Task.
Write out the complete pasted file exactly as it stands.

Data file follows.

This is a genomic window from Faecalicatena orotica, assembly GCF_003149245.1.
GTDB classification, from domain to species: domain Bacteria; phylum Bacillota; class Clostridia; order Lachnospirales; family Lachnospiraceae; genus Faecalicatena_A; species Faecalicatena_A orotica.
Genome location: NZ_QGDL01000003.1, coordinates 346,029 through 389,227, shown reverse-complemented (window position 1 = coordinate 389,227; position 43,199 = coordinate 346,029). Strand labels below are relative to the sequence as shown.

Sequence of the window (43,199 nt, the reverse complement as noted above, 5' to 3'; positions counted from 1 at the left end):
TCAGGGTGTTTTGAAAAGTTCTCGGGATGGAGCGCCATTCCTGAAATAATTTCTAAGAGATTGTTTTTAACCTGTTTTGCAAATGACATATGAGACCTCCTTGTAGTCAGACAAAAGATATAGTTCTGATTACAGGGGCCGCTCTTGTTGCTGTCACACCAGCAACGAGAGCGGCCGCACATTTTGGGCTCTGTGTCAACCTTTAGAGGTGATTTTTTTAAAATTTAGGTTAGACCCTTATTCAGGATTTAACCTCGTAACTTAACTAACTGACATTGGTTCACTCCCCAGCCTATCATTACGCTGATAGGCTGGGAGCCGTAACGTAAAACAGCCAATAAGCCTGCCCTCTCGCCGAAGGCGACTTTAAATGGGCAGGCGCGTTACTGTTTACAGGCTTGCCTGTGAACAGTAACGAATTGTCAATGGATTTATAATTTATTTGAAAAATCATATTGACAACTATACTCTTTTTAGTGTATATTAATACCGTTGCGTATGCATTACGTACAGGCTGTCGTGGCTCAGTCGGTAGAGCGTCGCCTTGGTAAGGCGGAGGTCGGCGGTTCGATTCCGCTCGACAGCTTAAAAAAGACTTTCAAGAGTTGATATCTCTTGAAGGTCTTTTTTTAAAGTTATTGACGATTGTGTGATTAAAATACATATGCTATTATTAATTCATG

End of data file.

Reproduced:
This is a genomic window from Faecalicatena orotica, assembly GCF_003149245.1.
GTDB classification, from domain to species: domain Bacteria; phylum Bacillota; class Clostridia; order Lachnospirales; family Lachnospiraceae; genus Faecalicatena_A; species Faecalicatena_A orotica.
Genome location: NZ_QGDL01000003.1, coordinates 346,029 through 389,227, shown reverse-complemented (window position 1 = coordinate 389,227; position 43,199 = coordinate 346,029). Strand labels below are relative to the sequence as shown.

Sequence of the window (43,199 nt, the reverse complement as noted above, 5' to 3'; positions counted from 1 at the left end):
TCAGGGTGTTTTGAAAAGTTCTCGGGATGGAGCGCCATTCCTGAAATAATTTCTAAGAGATTGTTTTTAACCTGTTTTGCAAATGACATATGAGACCTCCTTGTAGTCAGACAAAAGATATAGTTCTGATTACAGGGGCCGCTCTTGTTGCTGTCACACCAGCAACGAGAGCGGCCGCACATTTTGGGCTCTGTGTCAACCTTTAGAGGTGATTTTTTTAAAATTTAGGTTAGACCCTTATTCAGGATTTAACCTCGTAACTTAACTAACTGACATTGGTTCACTCCCCAGCCTATCATTACGCTGATAGGCTGGGAGCCGTAACGTAAAACAGCCAATAAGCCTGCCCTCTCGCCGAAGGCGACTTTAAATGGGCAGGCGCGTTACTGTTTACAGGCTTGCCTGTGAACAGTAACGAATTGTCAATGGATTTATAATTTATTTGAAAAATCATATTGACAACTATACTCTTTTTAGTGTATATTAATACCGTTGCGTATGCATTACGTACAGGCTGTCGTGGCTCAGTCGGTAGAGCGTCGCCTTGGTAAGGCGGAGGTCGGCGGTTCGATTCCGCTCGACAGCTTAAAAAAGACTTTCAAGAGTTGATATCTCTTGAAGGTCTTTTTTTAAAGTTATTGACGATTGTGTGATTAAAATACATATGCTATTATTAATTCATG